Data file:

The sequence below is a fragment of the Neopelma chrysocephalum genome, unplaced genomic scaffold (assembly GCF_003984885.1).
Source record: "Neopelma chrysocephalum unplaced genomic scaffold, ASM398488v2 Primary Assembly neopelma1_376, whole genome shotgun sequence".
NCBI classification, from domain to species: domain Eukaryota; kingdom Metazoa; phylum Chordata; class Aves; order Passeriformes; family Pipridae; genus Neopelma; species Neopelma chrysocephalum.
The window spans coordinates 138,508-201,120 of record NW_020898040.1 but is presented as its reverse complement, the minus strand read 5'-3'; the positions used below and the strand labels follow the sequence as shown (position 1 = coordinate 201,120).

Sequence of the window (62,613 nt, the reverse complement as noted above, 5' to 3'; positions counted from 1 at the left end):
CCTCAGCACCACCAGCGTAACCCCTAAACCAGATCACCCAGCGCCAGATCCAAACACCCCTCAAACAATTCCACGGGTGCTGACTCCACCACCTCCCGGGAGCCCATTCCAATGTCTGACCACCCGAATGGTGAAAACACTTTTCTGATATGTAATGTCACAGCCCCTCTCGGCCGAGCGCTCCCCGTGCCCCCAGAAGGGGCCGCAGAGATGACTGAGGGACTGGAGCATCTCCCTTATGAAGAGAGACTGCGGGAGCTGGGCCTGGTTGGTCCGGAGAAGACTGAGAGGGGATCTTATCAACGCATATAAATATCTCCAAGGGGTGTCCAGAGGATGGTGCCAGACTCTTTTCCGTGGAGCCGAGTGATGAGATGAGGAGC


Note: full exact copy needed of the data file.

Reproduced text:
The sequence below is a fragment of the Neopelma chrysocephalum genome, unplaced genomic scaffold (assembly GCF_003984885.1).
Source record: "Neopelma chrysocephalum unplaced genomic scaffold, ASM398488v2 Primary Assembly neopelma1_376, whole genome shotgun sequence".
NCBI classification, from domain to species: domain Eukaryota; kingdom Metazoa; phylum Chordata; class Aves; order Passeriformes; family Pipridae; genus Neopelma; species Neopelma chrysocephalum.
The window spans coordinates 138,508-201,120 of record NW_020898040.1 but is presented as its reverse complement, the minus strand read 5'-3'; the positions used below and the strand labels follow the sequence as shown (position 1 = coordinate 201,120).

Sequence of the window (62,613 nt, the reverse complement as noted above, 5' to 3'; positions counted from 1 at the left end):
CCTCAGCACCACCAGCGTAACCCCTAAACCAGATCACCCAGCGCCAGATCCAAACACCCCTCAAACAATTCCACGGGTGCTGACTCCACCACCTCCCGGGAGCCCATTCCAATGTCTGACCACCCGAATGGTGAAAACACTTTTCTGATATGTAATGTCACAGCCCCTCTCGGCCGAGCGCTCCCCGTGCCCCCAGAAGGGGCCGCAGAGATGACTGAGGGACTGGAGCATCTCCCTTATGAAGAGAGACTGCGGGAGCTGGGCCTGGTTGGTCCGGAGAAGACTGAGAGGGGATCTTATCAACGCATATAAATATCTCCAAGGGGTGTCCAGAGGATGGTGCCAGACTCTTTTCCGTGGAGCCGAGTGATGAGATGAGGAGC